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Hundreds of tenants in Isla Vista displaced by renovations amid local housing crisis

Residents of CBC and The Sweeps in Isla Vista received notices to terminate their leases. The buildings were recently sold and the new owners, Core Spaces, plan to renovate.
Beth Thornton
Residents of CBC and The Sweeps in Isla Vista received notices to terminate their leases. The buildings were recently sold and the new owners, Core Spaces, plan to renovate.

In mid-March, tenants of three large apartment buildings in Isla Vista near UC Santa Barbara were notified in writing that they must move out. They were initially given 60-days notice and offered one month of relocation assistance.

The buildings, known jointly as CBC and The Sweeps, recently sold to a national real-estate development firm called Core Spaces. According to the notices, Core Spaces intends to make substantial renovations to the properties and renters must vacate the premises.

Marcos Aguilar, President of the Board for the Isla Vista Community Services District, said many people think Isla Vista is just a revolving door for UCSB students, but several families and long-term residents also live at these properties.

“CBC and The Sweeps definitely has tenants and neighbors who have known each other for decades and seen each other grow up and contributed to the neighborhood for a long time,” Aguilar said.

He said about 240 apartments and an estimated 600 people are affected. Aguilar and directors of the IV Community Services District sent a letter to the County requesting assistance for the tenants.

“We wrote a letter to ask mostly for Santa Barbara County to look for any possible legal avenue in order to delay and also to provide resources for the people living at CBC and The Sweeps,” he said.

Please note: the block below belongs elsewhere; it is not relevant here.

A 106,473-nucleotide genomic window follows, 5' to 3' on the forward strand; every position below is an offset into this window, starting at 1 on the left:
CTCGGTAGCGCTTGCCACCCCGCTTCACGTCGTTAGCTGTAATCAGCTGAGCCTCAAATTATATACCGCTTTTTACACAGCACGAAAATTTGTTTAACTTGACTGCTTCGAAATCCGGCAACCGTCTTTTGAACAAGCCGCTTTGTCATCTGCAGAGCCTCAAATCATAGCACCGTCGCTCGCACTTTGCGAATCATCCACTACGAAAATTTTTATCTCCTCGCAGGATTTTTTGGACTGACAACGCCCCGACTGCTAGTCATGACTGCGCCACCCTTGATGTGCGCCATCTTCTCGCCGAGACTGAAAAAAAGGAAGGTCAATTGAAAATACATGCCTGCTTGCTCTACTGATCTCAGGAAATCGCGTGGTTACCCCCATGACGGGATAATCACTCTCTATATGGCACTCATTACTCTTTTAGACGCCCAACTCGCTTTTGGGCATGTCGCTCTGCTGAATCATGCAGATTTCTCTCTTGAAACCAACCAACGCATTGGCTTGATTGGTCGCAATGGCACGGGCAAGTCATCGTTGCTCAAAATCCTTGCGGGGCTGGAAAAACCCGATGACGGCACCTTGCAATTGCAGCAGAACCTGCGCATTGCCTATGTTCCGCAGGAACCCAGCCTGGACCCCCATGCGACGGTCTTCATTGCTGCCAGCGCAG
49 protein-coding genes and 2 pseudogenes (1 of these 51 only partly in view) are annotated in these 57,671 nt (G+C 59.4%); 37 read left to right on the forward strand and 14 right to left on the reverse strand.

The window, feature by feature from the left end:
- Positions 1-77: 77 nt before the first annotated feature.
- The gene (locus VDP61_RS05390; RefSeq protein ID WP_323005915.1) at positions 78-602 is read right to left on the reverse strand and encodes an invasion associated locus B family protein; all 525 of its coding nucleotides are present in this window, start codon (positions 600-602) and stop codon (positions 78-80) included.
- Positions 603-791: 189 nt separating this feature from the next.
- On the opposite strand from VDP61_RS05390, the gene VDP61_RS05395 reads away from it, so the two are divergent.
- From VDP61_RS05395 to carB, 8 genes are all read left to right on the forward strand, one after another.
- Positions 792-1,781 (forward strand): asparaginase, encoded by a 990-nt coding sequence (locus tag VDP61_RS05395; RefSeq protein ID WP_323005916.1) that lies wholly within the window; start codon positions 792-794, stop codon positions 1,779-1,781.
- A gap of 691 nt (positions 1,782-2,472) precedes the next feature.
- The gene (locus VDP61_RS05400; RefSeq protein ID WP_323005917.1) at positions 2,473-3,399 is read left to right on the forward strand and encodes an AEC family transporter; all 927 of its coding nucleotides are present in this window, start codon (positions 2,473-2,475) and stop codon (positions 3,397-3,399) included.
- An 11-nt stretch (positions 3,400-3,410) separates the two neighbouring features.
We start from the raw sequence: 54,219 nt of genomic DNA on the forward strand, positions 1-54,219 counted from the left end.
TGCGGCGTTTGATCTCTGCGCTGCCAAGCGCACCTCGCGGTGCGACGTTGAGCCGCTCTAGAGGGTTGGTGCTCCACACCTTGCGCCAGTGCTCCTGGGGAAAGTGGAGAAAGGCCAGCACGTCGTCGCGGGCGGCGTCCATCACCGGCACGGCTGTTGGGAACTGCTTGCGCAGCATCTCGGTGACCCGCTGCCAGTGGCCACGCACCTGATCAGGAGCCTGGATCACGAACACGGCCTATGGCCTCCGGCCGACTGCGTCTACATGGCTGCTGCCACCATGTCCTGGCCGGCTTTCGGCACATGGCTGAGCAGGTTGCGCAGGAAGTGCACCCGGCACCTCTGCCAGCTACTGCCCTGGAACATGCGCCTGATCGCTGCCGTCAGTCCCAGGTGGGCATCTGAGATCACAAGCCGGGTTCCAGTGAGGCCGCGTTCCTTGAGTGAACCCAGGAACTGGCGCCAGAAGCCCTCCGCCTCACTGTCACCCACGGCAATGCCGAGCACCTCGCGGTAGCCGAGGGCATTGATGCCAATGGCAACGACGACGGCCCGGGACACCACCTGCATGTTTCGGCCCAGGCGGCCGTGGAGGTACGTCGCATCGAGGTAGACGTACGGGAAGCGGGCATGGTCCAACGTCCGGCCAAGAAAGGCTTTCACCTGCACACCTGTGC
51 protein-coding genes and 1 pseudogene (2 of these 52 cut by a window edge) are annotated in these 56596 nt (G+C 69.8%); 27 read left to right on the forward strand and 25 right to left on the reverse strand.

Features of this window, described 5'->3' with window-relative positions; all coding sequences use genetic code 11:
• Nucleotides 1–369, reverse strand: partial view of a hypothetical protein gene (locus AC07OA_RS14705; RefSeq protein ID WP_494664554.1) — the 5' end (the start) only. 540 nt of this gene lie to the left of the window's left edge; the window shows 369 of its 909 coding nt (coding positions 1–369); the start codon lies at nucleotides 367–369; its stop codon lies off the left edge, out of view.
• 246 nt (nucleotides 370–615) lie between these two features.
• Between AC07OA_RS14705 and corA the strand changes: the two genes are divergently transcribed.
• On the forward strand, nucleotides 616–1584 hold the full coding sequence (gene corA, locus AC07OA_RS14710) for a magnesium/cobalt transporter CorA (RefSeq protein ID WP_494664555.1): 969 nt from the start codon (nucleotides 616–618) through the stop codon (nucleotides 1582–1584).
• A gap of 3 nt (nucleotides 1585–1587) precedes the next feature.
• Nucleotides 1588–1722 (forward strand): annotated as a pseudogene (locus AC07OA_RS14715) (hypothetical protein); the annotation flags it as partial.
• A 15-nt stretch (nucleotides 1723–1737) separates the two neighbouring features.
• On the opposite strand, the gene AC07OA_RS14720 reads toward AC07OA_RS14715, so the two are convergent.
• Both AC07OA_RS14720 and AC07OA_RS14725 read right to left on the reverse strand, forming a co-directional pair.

Flickr member Ryosuke Yagi
Isla Vista is home to many UCSB students, but there are also families who have lived in the area for decades.

Aguilar said local elected officials and other organizations, like the Legal Aid Foundation and Santa Barbara Tenants Union, are providing resources and translation services for residents, many of whom speak only Spanish.

“The notices were served in English and a number of folks who live there did not have access to translation services until community volunteers stepped up,” he said.

Last week, the Santa Barbara County Board of Supervisors held an emergency meeting to consider legal options for the residents. Numerous tenants and members of the community called for better protections for renters, especially in the current housing crisis where few, if any, options exist for low-income households evicted for renovations – often called renovictions.

The Supervisors voted to amend the county ordinance Chapter 44 to better regulate renovictions from this point forward.

While local organizations rallied to help the tenants, the new owners, Core Spaces, provided some temporary relief by extending move-out dates. In an email to KCBX, Katy Darnaby, Managing Director of Marketing and Communications for Core Spaces, said the company sent new notices on April 4 allowing as many tenants as possible to continue living in the community until the end of their current lease term.

She said tenants have, on average, four months before their required move out date.

Core Spaces also increased relocation assistance from one month to three months rent or $7,000, whichever is greater.

Darnaby added that the company is working directly with residents and community leaders to address concerns, answer questions and find solutions.

Beth Thornton is a freelance reporter for KCBX, and a contributor to Issues & Ideas. She was a 2021 Data Fellow with the USC Annenberg Center for Health Journalism, and has contributed to KQED's statewide radio show The California Report.
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